POCT Rate Hike to Benefit Horse Racing Industry
Starting next summer, online betting sites in Victoria, Australia, may experience a rise in their point of consumption tax (POCT) rate, with half of the extra revenue supporting the local horse racing industry.
The government of Premier Daniel Andrews proposed the legislation on Monday to increase the POCT rate by 5% from July 2024, reaching 15% and aligning Victoria with other states like South Australia, Tasmania, and Western Australia.
Adapting to an Evolving Environment
Victoria’s POCT system was implemented in 2019 to address concerns that foreign-owned online gambling companies avoided paying taxes by obtaining licenses in the lower-taxing Northern Territory jurisdiction.
With a population of 6.7 million and numerous major sporting events, Victoria initially set an 8% POCT tax rate for online bookmakers, later increasing it to 10% last year.
Striving for Equilibrium
Anthony Carbines, Minister for Racing within the Andrews government, argued that the suggested POCT increase would achieve the right balance, providing the horse racing industry with “long-term certainty” while additionally keeping Victoria below Queensland’s 20% tariff.
Carbines explained that these changes would ensure the industry’s funding from wagering and support jobs and events that generate millions of dollars annually across the state.
Welcoming the POCT Rate Increase
Tabcorp, a Melbourne-based gambling giant, and other industry members have welcomed the proposed POCT rate increase.
Tabcorp has accused several foreign-owned online sports betting firms of not paying their fair share of taxes.
Last year, Tabcorp’s CEO, Adam Rytenskild, joined Victoria’s anti-gambling lobby and pub industry representatives to call for a POCT rate hike.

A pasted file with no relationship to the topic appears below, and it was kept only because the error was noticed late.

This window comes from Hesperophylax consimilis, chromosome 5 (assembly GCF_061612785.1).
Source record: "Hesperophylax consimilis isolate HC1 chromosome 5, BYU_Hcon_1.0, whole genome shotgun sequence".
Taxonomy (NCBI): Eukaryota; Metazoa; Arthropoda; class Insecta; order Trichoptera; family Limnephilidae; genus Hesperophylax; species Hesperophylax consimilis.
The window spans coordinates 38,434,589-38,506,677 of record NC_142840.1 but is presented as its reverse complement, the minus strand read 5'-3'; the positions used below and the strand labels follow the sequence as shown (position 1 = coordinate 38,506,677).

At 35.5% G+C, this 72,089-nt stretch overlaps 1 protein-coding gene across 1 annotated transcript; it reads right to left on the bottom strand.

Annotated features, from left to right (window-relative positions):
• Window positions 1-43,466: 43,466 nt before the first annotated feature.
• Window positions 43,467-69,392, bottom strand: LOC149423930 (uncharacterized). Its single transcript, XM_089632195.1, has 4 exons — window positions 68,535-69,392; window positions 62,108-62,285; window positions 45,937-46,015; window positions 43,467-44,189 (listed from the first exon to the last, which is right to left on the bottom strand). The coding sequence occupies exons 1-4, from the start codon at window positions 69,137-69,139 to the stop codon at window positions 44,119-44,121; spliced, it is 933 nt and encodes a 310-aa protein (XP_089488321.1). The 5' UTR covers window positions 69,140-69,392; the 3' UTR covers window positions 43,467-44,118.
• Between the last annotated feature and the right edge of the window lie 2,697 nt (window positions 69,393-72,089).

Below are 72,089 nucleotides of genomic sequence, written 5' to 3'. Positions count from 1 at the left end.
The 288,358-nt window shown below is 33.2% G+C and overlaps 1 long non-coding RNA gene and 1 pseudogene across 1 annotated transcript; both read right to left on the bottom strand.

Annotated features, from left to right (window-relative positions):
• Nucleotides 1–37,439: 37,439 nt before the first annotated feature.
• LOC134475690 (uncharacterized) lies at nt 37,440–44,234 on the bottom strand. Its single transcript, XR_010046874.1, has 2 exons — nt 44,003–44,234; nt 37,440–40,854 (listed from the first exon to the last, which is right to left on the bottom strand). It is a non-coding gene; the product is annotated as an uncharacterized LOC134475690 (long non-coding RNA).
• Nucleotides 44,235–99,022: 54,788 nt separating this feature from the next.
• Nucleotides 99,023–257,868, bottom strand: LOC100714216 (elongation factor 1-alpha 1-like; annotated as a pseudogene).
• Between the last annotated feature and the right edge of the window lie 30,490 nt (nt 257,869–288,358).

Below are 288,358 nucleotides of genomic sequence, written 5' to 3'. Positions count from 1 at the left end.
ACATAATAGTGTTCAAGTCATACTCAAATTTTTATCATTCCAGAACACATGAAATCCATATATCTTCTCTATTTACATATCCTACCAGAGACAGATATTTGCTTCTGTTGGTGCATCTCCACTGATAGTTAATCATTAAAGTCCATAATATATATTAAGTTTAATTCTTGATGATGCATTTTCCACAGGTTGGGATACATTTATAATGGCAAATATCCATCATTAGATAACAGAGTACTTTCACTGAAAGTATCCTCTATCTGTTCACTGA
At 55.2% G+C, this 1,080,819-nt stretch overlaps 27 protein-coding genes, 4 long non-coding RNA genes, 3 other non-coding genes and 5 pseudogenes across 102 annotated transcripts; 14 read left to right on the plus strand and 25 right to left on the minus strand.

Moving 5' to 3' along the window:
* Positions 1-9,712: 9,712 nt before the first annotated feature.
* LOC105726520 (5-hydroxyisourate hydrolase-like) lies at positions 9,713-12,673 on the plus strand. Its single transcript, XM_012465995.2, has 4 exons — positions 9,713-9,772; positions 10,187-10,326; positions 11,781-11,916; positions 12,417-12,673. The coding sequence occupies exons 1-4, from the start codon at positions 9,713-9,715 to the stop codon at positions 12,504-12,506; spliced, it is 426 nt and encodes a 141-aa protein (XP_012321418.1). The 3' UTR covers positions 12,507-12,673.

A company spokesperson welcomed the recent announcement: “Tabcorp has long advocated for foreign-owned online bookmakers to pay their fair share of wagering fees and taxes to ensure the sustainability of racing industries across Australia.”
Mixed Reactions from Advocacy Groups
Tim Costello, the Chief Advocate for the Alliance for Gambling Reform, welcomed the POCT rise proposal despite criticizing the lack of a consistent national framework and the measure’s support for the local horse racing industry.
Costello called the proposal “cosmetic” and a “Band-Aid,” asserting that the revenue should not go to horse racing.
The Greens’ Alternative Approach
The Greens political party, which won 11.5% of the popular vote in Victoria’s recent parliamentary elections, proposed increasing the POCT rate to 20% without allocating the resulting revenue to support the local horse racing industry.
The Andrews government’s proposal also aims to eliminate the “no less favourable” requirement linked to the state’s 12-year retail wagering and betting license, awarded to Tabcorp in August 2012.
Embracing Long-term Funding Certainty
Brian Kruger, Chairman of Racing Victoria Limited, welcomed the POCT rate increase proposal to provide long-term “funding certainty” for the industry.
Kruger stated that funding certainty drives investments in events, programs, and infrastructure across the state, supporting jobs and ensuring the safety and welfare of animals and participants.